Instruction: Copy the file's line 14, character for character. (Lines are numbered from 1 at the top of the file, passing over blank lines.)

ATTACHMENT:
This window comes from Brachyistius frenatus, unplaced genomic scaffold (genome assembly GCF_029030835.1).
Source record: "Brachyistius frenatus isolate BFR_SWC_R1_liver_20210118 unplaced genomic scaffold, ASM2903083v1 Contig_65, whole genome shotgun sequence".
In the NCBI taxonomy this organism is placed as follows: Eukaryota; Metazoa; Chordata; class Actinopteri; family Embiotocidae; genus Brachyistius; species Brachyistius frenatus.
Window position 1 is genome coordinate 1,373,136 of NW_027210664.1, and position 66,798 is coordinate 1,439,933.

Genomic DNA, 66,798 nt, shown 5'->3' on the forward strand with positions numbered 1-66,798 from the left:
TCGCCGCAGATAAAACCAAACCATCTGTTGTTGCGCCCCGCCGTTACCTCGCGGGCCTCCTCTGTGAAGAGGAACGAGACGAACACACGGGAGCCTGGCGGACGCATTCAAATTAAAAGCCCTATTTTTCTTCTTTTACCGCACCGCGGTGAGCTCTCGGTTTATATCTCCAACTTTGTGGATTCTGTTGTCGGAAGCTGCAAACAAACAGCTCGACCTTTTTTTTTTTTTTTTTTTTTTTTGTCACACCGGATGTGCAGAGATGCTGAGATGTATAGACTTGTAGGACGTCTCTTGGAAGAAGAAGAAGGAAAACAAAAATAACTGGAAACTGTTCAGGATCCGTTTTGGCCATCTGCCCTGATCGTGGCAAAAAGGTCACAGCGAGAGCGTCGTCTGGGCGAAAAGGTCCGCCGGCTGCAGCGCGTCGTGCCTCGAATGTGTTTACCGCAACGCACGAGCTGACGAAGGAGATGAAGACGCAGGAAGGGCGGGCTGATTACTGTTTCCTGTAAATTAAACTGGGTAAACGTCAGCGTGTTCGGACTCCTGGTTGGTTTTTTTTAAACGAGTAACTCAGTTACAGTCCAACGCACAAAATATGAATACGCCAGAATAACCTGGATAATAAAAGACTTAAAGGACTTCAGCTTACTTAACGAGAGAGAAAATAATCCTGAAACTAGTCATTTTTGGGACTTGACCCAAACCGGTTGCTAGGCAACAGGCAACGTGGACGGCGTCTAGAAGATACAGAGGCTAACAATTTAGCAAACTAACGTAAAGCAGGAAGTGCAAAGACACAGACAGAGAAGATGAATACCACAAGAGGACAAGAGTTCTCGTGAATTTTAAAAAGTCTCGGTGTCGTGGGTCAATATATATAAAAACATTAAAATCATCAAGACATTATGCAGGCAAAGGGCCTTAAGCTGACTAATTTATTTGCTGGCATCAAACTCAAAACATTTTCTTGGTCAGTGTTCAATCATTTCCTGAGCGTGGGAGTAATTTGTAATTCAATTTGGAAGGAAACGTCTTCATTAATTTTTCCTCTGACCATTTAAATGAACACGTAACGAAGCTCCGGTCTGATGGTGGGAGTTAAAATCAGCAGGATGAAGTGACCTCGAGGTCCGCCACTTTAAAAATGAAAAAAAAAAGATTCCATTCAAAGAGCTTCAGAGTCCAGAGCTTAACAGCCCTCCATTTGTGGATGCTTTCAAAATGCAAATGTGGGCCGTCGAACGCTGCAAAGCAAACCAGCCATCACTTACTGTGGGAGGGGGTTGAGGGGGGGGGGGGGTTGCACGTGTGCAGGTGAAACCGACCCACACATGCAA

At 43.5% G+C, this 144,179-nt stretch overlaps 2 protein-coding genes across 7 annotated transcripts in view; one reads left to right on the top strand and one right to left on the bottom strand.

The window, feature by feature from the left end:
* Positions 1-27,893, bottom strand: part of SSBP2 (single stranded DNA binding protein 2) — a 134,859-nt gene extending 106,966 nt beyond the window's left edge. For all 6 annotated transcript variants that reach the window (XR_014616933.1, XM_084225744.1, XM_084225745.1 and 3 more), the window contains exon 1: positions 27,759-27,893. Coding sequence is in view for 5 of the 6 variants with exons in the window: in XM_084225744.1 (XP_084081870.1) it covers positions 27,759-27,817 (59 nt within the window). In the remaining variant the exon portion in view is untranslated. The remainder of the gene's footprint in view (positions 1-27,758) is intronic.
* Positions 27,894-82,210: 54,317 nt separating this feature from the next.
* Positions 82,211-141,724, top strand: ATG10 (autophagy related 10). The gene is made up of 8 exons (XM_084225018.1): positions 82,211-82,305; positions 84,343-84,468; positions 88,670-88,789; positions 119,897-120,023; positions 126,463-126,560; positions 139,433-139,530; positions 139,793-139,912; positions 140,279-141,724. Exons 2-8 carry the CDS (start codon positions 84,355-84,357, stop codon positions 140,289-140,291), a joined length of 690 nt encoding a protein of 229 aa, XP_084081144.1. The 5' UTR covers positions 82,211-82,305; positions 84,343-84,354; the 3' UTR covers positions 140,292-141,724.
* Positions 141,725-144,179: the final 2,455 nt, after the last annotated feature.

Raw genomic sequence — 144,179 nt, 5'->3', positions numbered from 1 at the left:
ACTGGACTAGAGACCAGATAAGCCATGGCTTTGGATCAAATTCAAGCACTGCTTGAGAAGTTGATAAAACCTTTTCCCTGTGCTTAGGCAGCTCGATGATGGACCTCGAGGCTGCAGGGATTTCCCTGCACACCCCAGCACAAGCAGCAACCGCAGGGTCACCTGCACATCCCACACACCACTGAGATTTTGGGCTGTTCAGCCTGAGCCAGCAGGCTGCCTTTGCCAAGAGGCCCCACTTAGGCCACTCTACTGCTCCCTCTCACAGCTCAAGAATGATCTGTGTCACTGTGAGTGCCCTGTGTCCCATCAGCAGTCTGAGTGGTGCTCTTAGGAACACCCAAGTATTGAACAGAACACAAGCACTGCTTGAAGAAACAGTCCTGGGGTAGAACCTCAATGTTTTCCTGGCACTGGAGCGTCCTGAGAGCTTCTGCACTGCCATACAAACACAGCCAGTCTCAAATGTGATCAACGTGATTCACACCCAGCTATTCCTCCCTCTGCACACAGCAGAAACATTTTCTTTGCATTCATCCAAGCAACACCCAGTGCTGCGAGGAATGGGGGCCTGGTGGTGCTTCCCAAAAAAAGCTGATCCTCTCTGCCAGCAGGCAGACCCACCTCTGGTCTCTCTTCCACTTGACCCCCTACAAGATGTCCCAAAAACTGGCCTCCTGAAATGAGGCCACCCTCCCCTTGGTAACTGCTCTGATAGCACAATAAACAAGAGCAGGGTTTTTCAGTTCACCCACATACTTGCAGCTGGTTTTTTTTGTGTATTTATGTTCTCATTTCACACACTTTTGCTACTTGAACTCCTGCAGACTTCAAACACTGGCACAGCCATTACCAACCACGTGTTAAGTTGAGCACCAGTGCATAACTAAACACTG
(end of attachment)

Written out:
ACTGGACTAGAGACCAGATAAGCCATGGCTTTGGATCAAATTCAAGCACTGCTTGAGAAGTTGATAAAACCTTTTCCCTGTGCTTAGGCAGCTCGATGATGGACCTCGAGGCTGCAGGGATTTCCCTGCACACCCCAGCACAAGCAGCAACCGCAGGGTCACCTGCACATCCCACACACCACTGAGATTTTGGGCTGTTCAGCCTGAGCCAGCAGGCTGCCTTTGCCAAGAGGCCCCACTTAGGCCACTCTACTGCTCCCTCTCACAGCTCAAGAATGATCTGTGTCACTGTGAGTGCCCTGTGTCCCATCAGCAGTCTGAGTGGTGCTCTTAGGAACACCCAAGTATTGAACAGAACACAAGCACTGCTTGAAGAAACAGTCCTGGGGTAGAACCTCAATGTTTTCCTGGCACTGGAGCGTCCTGAGAGCTTCTGCACTGCCATACAAACACAGCCAGTCTCAAATGTGATCAACGTGATTCACACCCAGCTATTCCTCCCTCTGCACACAGCAGAAACATTTTCTTTGCATTCATCCAAGCAACACCCAGTGCTGCGAGGAATGGGGGCCTGGTGGTGCTTCCCAAAAAAAGCTGATCCTCTCTGCCAGCAGGCAGACCCACCTCTGGTCTCTCTTCCACTTGACCCCCTACAAGATGTCCCAAAAACTGGCCTCCTGAAATGAGGCCACCCTCCCCTTGGTAACTGCTCTGATAGCACAATAAACAAGAGCAGGGTTTTTCAGTTCACCCACATACTTGCAGCTGGTTTTTTTTGTGTATTTATGTTCTCATTTCACACACTTTTGCTACTTGAACTCCTGCAGACTTCAAACACTGGCACAGCCATTACCAACCACGTGTTAAGTTGAGCACCAGTGCATAACTAAACACTG